The oddly alluring world of Hungarian rock band Bergendy
11.20.2010
06:04 pm

Topics:
Music
Pop Culture

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Here’s the first in a series of obscure (at least to me) international rock and roll videos that I’ll be sharing over the course of the next few months. I hope you enjoy them.

Hungarian band Bergendy formed in the late 1950’s as a jazz group and went through a bunch of personal and artistic changes through the 60’s and 70’s. When these two videos were made, the band, fronted by Demjen Ferenc (the man with the exploding hair-do), were playing a poppy mix of rock and latin-tinged funk with a some oompah and little bit of Queen thrown in. Bergendy and Ferenc are still recording and performing.

Nothing groundbreaking here, but the videos are an interesting window on Hungarian pop culture and the flesh-flecked shores of Lake Balaton.
 

 

Posted by Marc Campbell | Leave a comment
Baby Doll Lounge: The sublime seediness of downtown New York City
11.20.2010
03:09 pm

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History
Sex

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Tessa Hughes-Freeland’s ‘Baby Doll’ is a tiny slice of cinema-verite from 1982 about the girls working the now defunct Baby Doll Lounge on Church and White St. in downtown Manhattan. It captures a moment before NYC got sanitized.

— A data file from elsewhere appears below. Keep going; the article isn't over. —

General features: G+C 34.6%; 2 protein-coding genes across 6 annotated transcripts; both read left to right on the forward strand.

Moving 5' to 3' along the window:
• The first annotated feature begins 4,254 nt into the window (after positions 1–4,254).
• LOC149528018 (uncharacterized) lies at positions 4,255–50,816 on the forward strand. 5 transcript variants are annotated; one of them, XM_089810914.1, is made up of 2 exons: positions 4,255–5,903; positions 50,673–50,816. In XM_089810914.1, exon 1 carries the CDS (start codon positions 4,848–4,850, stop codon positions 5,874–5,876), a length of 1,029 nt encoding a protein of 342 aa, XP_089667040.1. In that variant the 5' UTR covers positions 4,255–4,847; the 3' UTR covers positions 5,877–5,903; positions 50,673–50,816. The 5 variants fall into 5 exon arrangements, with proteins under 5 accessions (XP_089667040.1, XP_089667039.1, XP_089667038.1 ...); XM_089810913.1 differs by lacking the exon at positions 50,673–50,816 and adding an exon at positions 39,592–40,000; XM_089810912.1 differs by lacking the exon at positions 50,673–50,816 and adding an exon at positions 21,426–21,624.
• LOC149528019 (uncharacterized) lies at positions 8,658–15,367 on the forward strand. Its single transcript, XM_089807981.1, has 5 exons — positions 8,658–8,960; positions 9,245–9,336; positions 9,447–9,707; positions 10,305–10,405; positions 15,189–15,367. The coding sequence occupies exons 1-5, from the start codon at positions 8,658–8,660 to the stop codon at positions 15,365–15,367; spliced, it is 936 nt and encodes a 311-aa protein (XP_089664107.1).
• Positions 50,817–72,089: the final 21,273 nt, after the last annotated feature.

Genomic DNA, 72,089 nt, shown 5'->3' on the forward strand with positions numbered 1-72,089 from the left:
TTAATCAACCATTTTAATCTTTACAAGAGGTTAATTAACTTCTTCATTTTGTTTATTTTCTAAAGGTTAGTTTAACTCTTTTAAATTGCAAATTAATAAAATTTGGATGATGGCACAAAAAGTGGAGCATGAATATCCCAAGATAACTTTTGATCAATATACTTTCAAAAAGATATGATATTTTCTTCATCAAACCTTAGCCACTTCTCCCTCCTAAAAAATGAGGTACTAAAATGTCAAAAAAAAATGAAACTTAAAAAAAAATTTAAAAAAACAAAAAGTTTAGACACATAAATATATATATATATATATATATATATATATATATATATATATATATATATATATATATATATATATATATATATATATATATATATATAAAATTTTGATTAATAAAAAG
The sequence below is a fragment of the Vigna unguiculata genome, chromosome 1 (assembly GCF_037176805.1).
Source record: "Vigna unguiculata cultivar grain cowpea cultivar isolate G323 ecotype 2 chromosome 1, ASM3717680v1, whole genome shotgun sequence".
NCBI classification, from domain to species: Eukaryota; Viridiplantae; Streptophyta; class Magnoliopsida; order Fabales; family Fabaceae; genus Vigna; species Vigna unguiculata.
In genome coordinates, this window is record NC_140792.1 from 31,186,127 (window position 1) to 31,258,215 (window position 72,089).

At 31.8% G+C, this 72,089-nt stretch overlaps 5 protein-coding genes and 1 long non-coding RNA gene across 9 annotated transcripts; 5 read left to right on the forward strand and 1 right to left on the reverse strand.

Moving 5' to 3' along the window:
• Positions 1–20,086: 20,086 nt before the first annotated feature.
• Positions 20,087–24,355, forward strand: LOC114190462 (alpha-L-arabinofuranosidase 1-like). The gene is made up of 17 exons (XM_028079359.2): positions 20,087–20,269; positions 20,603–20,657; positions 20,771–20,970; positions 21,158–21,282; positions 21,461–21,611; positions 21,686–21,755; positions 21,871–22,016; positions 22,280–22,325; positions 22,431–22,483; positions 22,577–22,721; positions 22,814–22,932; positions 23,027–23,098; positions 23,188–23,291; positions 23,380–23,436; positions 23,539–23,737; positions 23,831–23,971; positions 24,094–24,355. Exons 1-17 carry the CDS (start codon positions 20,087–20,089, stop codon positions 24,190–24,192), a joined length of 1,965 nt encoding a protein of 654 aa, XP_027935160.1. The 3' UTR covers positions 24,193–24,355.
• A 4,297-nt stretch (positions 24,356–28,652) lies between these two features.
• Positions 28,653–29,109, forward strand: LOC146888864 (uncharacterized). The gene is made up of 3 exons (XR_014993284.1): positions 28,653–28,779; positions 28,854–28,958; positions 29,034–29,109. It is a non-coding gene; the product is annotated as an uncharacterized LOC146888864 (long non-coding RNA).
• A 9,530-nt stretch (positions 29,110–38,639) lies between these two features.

A lot of the dancers working at the Baby Doll were the girlfriends of rock musicians, so it was a bit of a punk hangout. A red velvet curtain separated the Baby Doll Lounge into two sections; bikini and topless. I knew more than one young rock and roller who fell in love with a stripper at the Baby Doll. “Let me take you away from all of this. Escape with me to my 4th floor walk-up on Ave. B. You deserve better than this.” But the girls had the power, they were making good money, better than most musicians.

My preferred strip joint was Billy’s Topless where students from the Fashion Institute of Technology were known to dance on their lunch break. Billy’s is gone. In its place stands a bagel joint.

From Tessa’s website:

Tessa Hughes-Freeland’s films have been shown in a variety of venues, from international museums to seedy bars. The subject matter of her films is confrontational, transgressive, provocative and poetic.  She works in a wide variety of mediums and formats. The personality of her work makes it hard to categorize.

 

Posted by Marc Campbell | Leave a comment
Kev Harper the Talent Behind Scheme Comix
11.20.2010
02:27 pm

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Pop Culture

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Glasgow has a wealth of graphic artists who illustrate for Marvel or DC or their own imprints, like the Hope Street Studios or Kev Harper, the major talent behind Scheme Comix. The reason Glasgow has such an array of artistic talent, so the story goes, stems from the influx of American comics during the fifties, sixties and seventies, which were carried as ballast in the cargo ships that unloaded their goods along the docks of the River Clyde. The ballast was unpacked and then split into packages of comics sold across the city in kiosks and book stalls to eager kids.